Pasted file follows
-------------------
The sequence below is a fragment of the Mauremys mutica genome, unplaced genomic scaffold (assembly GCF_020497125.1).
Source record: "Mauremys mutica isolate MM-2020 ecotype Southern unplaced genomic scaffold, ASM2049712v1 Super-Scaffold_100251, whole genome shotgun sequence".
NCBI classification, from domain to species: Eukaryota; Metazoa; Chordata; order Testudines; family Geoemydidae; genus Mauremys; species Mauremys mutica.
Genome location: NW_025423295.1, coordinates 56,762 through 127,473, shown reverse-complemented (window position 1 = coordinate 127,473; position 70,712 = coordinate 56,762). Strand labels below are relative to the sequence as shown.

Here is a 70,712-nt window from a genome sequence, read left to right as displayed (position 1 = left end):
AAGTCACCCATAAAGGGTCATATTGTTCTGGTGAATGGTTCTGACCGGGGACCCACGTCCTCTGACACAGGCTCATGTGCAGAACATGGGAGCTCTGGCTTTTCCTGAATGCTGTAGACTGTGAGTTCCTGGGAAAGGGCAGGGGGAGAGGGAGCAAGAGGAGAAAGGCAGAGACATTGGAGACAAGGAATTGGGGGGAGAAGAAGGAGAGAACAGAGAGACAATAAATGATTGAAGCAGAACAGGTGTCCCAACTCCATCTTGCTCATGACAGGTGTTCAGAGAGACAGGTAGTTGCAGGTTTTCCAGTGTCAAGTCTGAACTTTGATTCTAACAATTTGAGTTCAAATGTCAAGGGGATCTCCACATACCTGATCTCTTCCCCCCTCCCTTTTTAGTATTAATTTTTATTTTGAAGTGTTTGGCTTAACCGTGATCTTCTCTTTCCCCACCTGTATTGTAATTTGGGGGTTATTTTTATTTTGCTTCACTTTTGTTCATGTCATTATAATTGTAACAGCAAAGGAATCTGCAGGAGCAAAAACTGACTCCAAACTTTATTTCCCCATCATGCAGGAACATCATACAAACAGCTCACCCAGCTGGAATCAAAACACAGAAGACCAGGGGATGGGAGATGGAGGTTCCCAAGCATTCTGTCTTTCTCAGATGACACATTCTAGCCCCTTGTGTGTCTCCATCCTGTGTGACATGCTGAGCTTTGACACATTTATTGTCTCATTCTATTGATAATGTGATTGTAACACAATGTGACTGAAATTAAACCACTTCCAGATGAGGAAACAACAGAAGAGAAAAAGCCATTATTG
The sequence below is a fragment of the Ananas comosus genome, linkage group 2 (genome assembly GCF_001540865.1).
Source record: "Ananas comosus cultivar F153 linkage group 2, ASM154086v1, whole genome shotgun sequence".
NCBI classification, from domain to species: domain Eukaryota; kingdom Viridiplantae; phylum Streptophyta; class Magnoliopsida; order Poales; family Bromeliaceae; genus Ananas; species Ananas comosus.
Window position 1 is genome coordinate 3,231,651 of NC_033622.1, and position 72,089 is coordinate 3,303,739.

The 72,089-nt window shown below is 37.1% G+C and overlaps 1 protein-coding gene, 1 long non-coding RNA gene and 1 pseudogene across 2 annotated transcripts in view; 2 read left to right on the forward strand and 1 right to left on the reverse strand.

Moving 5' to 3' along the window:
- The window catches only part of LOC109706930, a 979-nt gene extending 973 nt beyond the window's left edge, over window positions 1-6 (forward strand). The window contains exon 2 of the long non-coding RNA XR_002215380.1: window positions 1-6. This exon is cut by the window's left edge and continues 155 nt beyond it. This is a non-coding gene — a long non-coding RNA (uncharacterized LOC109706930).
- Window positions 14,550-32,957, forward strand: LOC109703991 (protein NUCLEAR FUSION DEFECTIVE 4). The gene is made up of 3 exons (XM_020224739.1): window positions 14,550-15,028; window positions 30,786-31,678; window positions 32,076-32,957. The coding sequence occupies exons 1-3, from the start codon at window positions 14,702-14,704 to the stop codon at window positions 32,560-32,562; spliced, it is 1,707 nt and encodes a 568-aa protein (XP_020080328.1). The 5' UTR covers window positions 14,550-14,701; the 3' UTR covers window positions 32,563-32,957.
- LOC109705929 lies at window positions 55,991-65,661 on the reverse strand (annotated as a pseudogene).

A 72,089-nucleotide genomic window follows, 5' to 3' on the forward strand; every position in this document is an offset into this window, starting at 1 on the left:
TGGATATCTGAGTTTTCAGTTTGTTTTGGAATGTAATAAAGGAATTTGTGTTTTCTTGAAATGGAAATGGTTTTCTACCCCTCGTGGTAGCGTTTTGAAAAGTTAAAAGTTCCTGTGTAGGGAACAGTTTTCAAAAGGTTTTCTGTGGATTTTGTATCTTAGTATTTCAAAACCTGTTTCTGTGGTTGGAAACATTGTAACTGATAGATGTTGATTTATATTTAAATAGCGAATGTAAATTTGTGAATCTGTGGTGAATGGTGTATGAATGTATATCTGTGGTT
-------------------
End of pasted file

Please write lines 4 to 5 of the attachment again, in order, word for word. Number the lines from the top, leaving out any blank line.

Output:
Genome location: NW_025423295.1, coordinates 56,762 through 127,473, shown reverse-complemented (window position 1 = coordinate 127,473; position 70,712 = coordinate 56,762). Strand labels below are relative to the sequence as shown.

Here is a 70,712-nt window from a genome sequence, read left to right as displayed (position 1 = left end):